Oral histories have well served populations with a history of disenfranchisement. Groups of people whose written history may be distorted, such as the history of Palestine and Palestinians, fall under this category — Palestinians can use their voices to share their experiences through oral history and have it archived to educate people.
Oral history has been crucial in archiving and documenting palestinian history and culture. for instance, many of the regional, historical, and cultural significance behind Palestinian embroidery [tatreez] has been preserved through oral history.
The goal is to collect oral history interviews of displaced Palestinians in the US. You can be a refugee, 1st, 2nd, or 3rd generation Palestinian. All Palestinians have a history of displacement as being a Palestinian in the diaspora is intrinsically connected to the ongoing colonization of Palestine.
- We are searching for Palestinian refugees willing to share their story of migration. During our conversation (which can be anonymous), we explore themes such as memory, identity, resistance, and religion.
- Narrators near the NY/NJ area will have the opportunity to curate portraits and documentary images that portray the Palestinian experience. This aspect of the project is entirely optional given the risks that accompany refugee/asylee and Palestinian identities. However, for those who opt in, this documentary work will offer a new format to supplement the auditory nature of the oral histories and elevate visibility.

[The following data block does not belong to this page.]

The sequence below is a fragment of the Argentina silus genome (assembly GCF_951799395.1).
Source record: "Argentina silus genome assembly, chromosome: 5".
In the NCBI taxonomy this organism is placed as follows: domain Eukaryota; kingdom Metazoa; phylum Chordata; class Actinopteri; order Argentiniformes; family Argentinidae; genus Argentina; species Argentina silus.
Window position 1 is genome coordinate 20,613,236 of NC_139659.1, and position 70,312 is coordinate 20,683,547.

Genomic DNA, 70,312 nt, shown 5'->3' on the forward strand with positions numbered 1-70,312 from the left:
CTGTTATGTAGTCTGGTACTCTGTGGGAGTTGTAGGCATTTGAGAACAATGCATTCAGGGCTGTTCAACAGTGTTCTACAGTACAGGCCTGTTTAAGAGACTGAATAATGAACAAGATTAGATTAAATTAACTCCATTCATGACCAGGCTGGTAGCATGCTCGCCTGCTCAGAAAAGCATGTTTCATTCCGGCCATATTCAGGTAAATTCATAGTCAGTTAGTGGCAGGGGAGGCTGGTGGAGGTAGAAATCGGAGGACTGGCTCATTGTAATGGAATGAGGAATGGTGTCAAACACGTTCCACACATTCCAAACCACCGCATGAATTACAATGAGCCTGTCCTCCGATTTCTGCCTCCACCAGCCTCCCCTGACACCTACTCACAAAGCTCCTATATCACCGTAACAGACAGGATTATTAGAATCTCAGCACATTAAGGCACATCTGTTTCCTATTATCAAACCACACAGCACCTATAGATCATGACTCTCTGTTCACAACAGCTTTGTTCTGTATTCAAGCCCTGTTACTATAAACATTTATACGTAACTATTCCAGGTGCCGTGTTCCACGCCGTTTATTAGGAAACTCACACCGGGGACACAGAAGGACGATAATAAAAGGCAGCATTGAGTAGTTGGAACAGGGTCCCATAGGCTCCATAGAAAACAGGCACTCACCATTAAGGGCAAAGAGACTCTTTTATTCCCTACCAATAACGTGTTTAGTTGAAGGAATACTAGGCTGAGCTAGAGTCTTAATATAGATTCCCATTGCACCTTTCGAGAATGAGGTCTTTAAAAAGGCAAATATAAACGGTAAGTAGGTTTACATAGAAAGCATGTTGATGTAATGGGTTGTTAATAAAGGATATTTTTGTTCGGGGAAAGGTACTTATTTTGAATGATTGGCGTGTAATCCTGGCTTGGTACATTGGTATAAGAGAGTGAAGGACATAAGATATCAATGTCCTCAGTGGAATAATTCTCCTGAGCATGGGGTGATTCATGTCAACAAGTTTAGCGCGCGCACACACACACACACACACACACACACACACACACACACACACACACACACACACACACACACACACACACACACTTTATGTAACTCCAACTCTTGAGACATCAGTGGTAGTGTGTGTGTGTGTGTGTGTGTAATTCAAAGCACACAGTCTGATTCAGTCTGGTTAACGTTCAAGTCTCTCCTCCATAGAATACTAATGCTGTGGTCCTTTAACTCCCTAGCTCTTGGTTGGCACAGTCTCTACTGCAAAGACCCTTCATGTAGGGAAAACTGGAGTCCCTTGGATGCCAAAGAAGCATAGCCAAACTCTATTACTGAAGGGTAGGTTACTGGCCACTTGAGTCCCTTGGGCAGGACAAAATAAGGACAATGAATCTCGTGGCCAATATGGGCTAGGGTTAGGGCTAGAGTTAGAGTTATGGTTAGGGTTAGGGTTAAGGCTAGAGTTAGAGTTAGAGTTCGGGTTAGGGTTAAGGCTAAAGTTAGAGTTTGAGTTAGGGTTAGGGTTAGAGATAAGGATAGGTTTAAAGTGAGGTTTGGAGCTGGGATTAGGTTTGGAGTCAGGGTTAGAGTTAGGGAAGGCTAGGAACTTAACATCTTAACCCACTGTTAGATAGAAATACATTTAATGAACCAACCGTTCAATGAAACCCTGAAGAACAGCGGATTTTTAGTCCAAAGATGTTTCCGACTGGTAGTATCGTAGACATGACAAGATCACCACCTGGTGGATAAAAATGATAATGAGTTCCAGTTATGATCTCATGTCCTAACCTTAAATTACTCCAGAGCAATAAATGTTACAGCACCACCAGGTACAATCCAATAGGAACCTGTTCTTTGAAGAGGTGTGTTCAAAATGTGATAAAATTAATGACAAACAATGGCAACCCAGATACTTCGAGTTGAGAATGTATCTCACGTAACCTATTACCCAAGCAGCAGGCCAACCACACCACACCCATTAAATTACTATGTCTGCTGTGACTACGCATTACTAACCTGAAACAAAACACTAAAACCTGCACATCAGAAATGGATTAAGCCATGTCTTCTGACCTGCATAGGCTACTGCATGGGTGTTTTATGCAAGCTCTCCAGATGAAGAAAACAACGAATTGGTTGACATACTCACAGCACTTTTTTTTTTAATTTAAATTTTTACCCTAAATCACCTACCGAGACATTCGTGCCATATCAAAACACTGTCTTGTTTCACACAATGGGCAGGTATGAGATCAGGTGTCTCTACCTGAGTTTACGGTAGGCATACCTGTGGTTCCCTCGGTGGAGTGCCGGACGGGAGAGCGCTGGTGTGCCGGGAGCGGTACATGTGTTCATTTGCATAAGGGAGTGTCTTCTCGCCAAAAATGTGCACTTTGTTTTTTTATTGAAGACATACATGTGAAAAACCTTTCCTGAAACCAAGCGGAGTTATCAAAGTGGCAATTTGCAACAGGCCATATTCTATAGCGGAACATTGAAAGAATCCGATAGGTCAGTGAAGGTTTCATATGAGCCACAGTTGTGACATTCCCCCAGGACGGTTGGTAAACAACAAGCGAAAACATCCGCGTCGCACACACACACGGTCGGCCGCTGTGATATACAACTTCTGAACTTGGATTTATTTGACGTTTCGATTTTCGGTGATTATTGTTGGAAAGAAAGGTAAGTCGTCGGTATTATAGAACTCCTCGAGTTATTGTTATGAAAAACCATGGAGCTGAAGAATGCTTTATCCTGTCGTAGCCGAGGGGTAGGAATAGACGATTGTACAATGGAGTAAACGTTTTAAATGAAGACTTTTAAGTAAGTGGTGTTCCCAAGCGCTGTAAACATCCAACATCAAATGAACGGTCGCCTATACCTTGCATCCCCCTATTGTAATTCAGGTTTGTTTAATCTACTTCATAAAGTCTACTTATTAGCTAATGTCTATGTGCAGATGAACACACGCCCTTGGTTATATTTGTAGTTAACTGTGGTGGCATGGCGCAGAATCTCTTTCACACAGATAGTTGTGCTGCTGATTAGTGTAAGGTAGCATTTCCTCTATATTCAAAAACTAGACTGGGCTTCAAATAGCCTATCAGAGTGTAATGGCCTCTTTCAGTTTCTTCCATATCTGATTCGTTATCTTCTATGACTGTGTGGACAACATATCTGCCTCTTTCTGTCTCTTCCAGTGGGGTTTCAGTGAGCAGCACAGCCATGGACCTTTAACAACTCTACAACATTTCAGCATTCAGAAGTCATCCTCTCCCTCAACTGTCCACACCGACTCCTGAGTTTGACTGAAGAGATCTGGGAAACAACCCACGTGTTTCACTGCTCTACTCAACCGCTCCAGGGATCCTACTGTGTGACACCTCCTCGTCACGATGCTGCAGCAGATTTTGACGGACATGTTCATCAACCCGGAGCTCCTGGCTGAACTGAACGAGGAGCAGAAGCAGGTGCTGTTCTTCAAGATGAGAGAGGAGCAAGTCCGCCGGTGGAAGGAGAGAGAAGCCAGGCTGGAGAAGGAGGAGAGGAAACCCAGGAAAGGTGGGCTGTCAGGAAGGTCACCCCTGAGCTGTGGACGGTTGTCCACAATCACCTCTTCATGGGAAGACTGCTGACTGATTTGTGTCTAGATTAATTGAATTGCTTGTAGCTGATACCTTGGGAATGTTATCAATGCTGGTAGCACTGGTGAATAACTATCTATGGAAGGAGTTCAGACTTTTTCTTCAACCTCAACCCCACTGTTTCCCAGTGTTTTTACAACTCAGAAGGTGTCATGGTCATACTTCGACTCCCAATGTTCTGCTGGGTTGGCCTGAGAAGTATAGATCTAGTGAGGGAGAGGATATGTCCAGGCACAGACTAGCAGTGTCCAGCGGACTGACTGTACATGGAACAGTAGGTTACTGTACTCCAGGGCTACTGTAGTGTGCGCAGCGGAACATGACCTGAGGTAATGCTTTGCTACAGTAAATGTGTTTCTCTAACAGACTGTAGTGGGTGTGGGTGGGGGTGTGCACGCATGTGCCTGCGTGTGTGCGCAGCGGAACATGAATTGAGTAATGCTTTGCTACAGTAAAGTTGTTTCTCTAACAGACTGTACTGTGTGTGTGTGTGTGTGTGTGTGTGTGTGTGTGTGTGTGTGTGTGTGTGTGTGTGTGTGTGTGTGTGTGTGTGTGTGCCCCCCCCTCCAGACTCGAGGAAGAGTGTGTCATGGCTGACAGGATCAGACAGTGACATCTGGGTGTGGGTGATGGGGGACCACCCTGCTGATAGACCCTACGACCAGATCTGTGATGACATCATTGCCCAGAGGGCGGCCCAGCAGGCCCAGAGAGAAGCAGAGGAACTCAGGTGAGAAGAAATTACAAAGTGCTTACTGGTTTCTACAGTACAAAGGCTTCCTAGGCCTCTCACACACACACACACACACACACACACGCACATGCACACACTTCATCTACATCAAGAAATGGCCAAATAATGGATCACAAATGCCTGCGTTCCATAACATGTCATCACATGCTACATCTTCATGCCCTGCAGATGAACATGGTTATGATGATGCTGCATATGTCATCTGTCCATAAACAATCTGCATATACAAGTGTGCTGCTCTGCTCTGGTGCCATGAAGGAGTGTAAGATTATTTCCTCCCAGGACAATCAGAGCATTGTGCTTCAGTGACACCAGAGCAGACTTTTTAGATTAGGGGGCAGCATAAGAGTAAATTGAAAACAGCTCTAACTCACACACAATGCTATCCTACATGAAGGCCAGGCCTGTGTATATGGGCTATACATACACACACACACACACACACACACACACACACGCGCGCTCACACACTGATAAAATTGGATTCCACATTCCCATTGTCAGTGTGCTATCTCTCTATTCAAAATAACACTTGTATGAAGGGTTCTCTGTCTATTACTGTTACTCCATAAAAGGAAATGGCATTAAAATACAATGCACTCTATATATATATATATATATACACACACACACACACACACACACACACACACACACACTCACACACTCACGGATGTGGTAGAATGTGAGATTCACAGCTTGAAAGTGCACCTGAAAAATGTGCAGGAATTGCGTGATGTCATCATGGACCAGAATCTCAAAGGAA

- developing high-school curriculum (previous examples)
- community events — tatreez workshops, oral history listening sessions, etc.
- introducing oral histories into scholarship
- and your suggestions!
meet the team
Asma Barakat (she/her)
Asma Barakat is a Palestinian based in America. Currently, she is a 2nd year graduate student in sociology at The New School, with interests in race and ethnicity and settler-colonialism. She graduated from Montclair State University in 2021 with a Bachelor’s degree in political science. She is dedicated to generating Palestinian knowledge production and centering Palestinians in the struggle towards liberation.
Shanaz Deen (she/her)
Shanaz Deen graduated Princeton University in 2021 but remains involved in their Religion and Forced Migration Initiative, now as an alumni researcher. Across her time, she has conducted dozens of oral histories, prepared research for active asylum cases, and interned for organizations that co-sponsor families. Currently, she is pursuing a master’s degree at Union Theological Seminary focusing on Islamic Studies and researching humanitarian aid policy at the International Rescue Committee.